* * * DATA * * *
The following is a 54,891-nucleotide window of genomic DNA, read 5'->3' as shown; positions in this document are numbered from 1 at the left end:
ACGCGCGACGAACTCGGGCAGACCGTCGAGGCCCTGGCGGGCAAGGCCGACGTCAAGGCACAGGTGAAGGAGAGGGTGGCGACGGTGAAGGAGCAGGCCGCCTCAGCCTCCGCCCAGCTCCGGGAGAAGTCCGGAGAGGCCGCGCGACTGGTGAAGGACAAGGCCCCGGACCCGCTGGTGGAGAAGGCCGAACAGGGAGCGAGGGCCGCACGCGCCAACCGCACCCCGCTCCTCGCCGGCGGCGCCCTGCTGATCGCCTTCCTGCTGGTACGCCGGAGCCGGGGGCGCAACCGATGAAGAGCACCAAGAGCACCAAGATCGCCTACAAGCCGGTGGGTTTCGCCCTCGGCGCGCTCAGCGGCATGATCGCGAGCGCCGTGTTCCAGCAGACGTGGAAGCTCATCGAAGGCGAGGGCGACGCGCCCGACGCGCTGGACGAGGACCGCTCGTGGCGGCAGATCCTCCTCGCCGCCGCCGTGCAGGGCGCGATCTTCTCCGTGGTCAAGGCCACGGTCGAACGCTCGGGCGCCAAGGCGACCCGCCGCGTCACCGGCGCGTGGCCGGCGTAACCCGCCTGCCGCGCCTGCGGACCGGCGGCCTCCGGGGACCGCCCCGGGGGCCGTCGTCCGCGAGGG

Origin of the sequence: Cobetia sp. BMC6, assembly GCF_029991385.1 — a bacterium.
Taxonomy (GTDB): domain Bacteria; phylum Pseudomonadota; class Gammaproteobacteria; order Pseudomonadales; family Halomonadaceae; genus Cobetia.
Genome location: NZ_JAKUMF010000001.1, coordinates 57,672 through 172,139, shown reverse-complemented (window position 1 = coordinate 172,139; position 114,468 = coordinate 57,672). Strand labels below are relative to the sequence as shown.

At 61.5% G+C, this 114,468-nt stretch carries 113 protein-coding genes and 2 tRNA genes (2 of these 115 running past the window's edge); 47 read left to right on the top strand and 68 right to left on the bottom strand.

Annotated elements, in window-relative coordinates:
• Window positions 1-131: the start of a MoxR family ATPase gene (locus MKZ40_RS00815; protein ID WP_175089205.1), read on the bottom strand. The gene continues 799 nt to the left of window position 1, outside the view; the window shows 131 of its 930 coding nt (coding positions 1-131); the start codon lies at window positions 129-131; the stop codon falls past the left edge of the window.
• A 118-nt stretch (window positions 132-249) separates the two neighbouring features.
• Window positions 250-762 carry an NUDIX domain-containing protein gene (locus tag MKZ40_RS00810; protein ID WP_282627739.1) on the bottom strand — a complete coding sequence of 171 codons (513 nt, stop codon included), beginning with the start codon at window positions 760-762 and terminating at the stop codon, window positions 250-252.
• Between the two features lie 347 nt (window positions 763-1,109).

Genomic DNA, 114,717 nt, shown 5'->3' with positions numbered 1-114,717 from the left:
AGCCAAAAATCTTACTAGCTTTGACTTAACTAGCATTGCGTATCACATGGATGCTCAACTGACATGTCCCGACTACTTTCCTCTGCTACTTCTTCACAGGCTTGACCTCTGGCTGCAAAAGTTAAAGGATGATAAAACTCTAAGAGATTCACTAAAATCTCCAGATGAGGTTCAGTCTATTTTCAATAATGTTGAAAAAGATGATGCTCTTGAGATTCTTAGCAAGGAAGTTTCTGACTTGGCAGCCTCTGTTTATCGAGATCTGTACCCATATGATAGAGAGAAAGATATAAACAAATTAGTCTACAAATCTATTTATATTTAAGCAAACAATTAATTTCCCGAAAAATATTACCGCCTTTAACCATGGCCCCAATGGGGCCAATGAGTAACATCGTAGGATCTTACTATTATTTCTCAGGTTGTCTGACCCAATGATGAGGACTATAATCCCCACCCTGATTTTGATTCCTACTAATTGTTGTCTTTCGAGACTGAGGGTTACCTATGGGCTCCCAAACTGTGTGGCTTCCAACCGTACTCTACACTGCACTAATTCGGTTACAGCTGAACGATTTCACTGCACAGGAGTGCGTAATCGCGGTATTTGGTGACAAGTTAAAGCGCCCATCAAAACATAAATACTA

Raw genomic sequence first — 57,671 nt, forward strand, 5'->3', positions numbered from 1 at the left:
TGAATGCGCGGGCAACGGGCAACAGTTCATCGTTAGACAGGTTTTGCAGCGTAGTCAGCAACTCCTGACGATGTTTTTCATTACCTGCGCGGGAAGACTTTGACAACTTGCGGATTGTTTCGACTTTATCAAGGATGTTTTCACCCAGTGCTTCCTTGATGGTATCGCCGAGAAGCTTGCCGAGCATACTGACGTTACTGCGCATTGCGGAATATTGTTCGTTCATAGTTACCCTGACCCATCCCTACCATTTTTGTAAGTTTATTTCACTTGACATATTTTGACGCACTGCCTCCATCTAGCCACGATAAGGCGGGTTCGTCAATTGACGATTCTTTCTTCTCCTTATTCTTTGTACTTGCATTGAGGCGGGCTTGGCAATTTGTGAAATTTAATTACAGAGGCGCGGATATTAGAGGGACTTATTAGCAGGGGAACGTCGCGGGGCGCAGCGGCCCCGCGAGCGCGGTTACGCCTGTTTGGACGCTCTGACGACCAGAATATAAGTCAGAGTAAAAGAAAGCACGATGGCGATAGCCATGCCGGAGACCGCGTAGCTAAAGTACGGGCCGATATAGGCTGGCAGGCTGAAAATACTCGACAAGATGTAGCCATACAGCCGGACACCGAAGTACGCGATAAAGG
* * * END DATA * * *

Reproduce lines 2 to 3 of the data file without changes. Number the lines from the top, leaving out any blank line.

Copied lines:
ACGCGCGACGAACTCGGGCAGACCGTCGAGGCCCTGGCGGGCAAGGCCGACGTCAAGGCACAGGTGAAGGAGAGGGTGGCGACGGTGAAGGAGCAGGCCGCCTCAGCCTCCGCCCAGCTCCGGGAGAAGTCCGGAGAGGCCGCGCGACTGGTGAAGGACAAGGCCCCGGACCCGCTGGTGGAGAAGGCCGAACAGGGAGCGAGGGCCGCACGCGCCAACCGCACCCCGCTCCTCGCCGGCGGCGCCCTGCTGATCGCCTTCCTGCTGGTACGCCGGAGCCGGGGGCGCAACCGATGAAGAGCACCAAGAGCACCAAGATCGCCTACAAGCCGGTGGGTTTCGCCCTCGGCGCGCTCAGCGGCATGATCGCGAGCGCCGTGTTCCAGCAGACGTGGAAGCTCATCGAAGGCGAGGGCGACGCGCCCGACGCGCTGGACGAGGACCGCTCGTGGCGGCAGATCCTCCTCGCCGCCGCCGTGCAGGGCGCGATCTTCTCCGTGGTCAAGGCCACGGTCGAACGCTCGGGCGCCAAGGCGACCCGCCGCGTCACCGGCGCGTGGCCGGCGTAACCCGCCTGCCGCGCCTGCGGACCGGCGGCCTCCGGGGACCGCCCCGGGGGCCGTCGTCCGCGAGGG

Origin of the sequence: Cobetia sp. BMC6, assembly GCF_029991385.1 — a bacterium.